Originally Posted by Nautik
I'm not 100% certain but the current ISF has had some significant changes in the suspension (maybe some other areas too). The changes were enough that in the Feb 2011 issue of C&D the ISF ran an almost identical time around VIR as the M3... I was surprised to say the least.
Here is what the article said about the performance of the IS-F:
"Three years back, an IS F turned a less-than-impressive 3:14.0. We said then, “A little attention to springs and damping might make this eager contender a real champ,” as the stiffly sprung F zapped confidence in high-speed corners.
Boy, were we right. Lexus has since tweaked all suspension elements. Spring rates are down in the front and up in the rear, and there are larger anti-roll bars, stiffer subframe bushings, and longer bump stops, which effectively increase spring rates when the car is nearing its maximum roll angle. Lexus also lightened the front hubs and control arms and slapped a Torsen limited-slip differential in the rear axle. The result is BMW M3–matching performance around VIR (3:05.4). That’s heady company for Lexus to be keeping. Especially considering that the IS F weighs 3801 pounds (195 more than the M3) and makes only two additional horsepower, at 416.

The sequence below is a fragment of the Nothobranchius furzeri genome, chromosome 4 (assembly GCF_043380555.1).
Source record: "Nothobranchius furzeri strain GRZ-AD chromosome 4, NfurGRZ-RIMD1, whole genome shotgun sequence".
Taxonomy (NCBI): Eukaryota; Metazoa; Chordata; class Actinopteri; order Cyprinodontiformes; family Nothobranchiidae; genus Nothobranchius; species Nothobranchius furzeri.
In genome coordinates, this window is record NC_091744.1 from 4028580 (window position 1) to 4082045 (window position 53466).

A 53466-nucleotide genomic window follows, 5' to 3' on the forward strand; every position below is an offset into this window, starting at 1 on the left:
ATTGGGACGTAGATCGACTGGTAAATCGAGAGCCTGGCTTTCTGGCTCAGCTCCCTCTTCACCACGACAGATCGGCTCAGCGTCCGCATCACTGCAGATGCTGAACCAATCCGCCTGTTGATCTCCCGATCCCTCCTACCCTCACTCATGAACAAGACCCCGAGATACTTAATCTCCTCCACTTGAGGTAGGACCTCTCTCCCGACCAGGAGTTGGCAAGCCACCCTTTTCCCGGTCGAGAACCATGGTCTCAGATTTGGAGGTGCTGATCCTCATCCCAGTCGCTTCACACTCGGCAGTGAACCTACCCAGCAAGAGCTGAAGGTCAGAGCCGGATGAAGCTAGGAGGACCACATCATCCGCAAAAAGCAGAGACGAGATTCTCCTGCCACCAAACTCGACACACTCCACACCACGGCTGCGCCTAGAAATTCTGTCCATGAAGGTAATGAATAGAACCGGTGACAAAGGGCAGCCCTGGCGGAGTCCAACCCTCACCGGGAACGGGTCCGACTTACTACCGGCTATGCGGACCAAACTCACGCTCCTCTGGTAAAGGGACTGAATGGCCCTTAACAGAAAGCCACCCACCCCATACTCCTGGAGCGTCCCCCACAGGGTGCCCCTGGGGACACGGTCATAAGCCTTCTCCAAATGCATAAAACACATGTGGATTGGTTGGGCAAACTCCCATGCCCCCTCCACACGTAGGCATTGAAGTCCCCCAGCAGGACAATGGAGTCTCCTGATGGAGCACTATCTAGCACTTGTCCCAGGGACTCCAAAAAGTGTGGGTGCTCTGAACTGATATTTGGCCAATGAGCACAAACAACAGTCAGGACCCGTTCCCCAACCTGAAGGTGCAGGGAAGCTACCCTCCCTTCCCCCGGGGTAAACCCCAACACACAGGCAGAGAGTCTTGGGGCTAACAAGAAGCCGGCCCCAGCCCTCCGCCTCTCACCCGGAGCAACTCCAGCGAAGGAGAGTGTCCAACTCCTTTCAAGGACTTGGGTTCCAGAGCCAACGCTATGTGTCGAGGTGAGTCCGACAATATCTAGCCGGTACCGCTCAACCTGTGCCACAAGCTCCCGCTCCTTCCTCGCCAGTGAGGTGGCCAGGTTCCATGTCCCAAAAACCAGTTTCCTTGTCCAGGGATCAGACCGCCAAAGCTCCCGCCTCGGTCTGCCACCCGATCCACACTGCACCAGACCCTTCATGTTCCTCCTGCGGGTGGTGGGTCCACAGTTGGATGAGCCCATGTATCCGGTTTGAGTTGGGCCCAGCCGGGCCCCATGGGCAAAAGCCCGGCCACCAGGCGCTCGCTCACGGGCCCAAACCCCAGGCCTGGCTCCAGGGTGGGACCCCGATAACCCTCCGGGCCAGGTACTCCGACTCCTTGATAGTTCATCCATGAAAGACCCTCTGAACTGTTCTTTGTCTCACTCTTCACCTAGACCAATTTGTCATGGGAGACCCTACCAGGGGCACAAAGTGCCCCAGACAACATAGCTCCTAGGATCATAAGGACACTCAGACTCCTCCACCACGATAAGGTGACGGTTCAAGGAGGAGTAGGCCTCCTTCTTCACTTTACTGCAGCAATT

Lexus also redesigned the gauges, enlarging the tachometer and relocating it to the center of the instrument binnacle. But it could have removed the thing altogether because we did not so much as peep at it: The IS F’s audible shift warning is plenty loud, even when you are wearing a helmet. While the alert is slightly obnoxious on public roads, it lets you keep your eyes up when driving on a track.
The old F rolled around on the track like a keel-less boat in gusting winds. The aforementioned updates quell this tendency and increase confidence. Our backside impressions are supported by numbers: The F exits sector two 13.1 mph quicker than before, at 109.1. Steering is communicative, and the chassis is set up for safe, moderate understeer, but vector adjustment is just a throttle tweak away—the torquey engine (371 pound-feet) can break the rear tires loose easily. The brakes are fantastic, too. The pedal might be a tad wooden (more pliant pine than hard oak), but the system remains fade-free after multiple laps of abuse, something none of the other large sedans could claim this year. The 180-degree character change performed by this Lexus gives us hope that Toyota can still make fun-to-drive cars. Now where’s our Supra? "